Wiki-idiotI don’t read many psychology research papers – maybe it is some sort of bias of natural scientists like me have against social scientists. But the classic paper by Dunning and Kruger, Unskilled and Unaware of It: How Difficulties in Recognizing One’s Own Incompetence Lead to Inflated Self-Assessment, is just great.

Maybe it is just me being mean but the title really appeals to me. The first sentence of the abstract is just as good: “People tend to hold overly favourable views of their abilities in many social and intellectual domains”. If you have never thought this, then you are a very sweet/naive person, and/or don’t get out much. Either way you probably should stop reading this post now. I have thought it. More than once.

Anyway, if you are still reading … The original paper is very readable – it starts by illustrating the problem with the (true) story of the man who robbed a bank after smearing his face with lemon juice. He had been told, and believed, that this would prevent CCTV cameras being able to see him.

The paper then presents their data. Basically what Dunning and Kruger did was take a task, like spotting mistakes in grammar, where it is easy to objectively assess performance. They then got around 80 people to do a test, and ranked their test results. They also asked these people to both assess their own performance, and to assess the performance of others.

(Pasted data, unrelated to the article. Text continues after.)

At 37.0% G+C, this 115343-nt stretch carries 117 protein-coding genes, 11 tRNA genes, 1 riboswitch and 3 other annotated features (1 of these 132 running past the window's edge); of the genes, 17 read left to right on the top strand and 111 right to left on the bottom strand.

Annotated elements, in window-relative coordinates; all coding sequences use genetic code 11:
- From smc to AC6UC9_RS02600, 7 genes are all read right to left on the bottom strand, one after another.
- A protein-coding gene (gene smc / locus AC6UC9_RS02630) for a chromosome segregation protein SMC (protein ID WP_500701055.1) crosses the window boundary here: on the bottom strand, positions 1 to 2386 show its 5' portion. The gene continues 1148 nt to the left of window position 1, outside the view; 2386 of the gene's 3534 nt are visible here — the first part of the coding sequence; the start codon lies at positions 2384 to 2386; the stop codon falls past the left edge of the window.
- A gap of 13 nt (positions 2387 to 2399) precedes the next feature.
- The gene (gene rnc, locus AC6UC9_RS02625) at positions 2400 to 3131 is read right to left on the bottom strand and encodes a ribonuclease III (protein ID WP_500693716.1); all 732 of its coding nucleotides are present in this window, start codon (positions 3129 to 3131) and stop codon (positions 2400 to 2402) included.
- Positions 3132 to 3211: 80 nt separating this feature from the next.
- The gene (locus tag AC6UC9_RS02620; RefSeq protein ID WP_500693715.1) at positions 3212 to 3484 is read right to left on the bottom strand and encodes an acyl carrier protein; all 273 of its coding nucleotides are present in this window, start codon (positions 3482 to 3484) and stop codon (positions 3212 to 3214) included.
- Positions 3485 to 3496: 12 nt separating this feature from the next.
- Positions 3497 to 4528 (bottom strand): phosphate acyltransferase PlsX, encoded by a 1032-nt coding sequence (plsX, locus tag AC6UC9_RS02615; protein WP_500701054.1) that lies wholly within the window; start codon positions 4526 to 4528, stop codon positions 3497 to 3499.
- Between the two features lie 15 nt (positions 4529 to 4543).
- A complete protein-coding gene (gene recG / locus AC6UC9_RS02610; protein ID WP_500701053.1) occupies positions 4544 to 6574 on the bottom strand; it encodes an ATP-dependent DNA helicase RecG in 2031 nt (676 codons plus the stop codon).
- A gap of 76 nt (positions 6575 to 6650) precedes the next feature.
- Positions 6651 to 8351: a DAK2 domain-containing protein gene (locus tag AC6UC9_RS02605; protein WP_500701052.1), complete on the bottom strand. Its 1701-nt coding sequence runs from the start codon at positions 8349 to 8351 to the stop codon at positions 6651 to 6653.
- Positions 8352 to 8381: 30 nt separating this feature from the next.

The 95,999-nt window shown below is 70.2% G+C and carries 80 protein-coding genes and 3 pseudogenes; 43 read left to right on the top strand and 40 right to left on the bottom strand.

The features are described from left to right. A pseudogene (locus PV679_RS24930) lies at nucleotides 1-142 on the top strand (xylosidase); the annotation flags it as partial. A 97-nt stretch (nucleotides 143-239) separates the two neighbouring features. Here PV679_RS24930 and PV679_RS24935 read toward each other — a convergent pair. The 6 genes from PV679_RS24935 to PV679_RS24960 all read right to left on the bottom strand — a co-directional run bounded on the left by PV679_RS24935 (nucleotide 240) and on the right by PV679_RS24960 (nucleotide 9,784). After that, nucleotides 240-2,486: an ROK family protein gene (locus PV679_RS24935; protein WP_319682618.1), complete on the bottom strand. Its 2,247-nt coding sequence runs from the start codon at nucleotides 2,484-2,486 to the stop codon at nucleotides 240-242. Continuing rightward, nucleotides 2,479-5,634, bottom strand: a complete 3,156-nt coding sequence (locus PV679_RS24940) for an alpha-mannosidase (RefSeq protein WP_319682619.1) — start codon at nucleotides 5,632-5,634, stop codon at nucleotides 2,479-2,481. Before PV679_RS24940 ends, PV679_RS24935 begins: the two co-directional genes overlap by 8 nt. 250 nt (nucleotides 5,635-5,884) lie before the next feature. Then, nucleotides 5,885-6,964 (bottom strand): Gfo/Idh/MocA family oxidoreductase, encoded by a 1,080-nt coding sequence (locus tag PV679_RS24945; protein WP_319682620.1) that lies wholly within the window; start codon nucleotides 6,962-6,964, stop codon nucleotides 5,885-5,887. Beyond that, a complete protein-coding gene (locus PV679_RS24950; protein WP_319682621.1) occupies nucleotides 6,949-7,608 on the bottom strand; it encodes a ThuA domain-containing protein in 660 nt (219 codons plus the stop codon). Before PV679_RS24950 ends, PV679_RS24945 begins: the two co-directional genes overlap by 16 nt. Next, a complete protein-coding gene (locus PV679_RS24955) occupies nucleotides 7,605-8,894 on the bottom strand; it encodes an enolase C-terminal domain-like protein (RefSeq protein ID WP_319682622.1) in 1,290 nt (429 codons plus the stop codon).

Point is that those who scored in the top 25% were not only able to do well in the test, they were also able to assess reasonably well both their own performance and that of others. However, those in the bottom 25% were not only poor at the test, they were also very bad at assessing their own performance, and that of others. In particular, they greatly overestimated their own performance. They thought they were average or above average, not well below average, as they really were.

This effect, basically that of people who are rubbish at something not realising this and thinking they are at least average at it, is now even named the Dunning-Kruger effect in honour of these two psychologists. If you want you to amuse yourself, you can think which politicians may suffer from it. I am not going to tell you which politician particularly makes me think of this, and kind of inspired this post, but there is one.

Perhaps a slightly more constructive way to view this that you should find something that you objectively at least average at, and do that, as if you end up doing something badly there is a double problem. You will be doing something badly and may not even know it.

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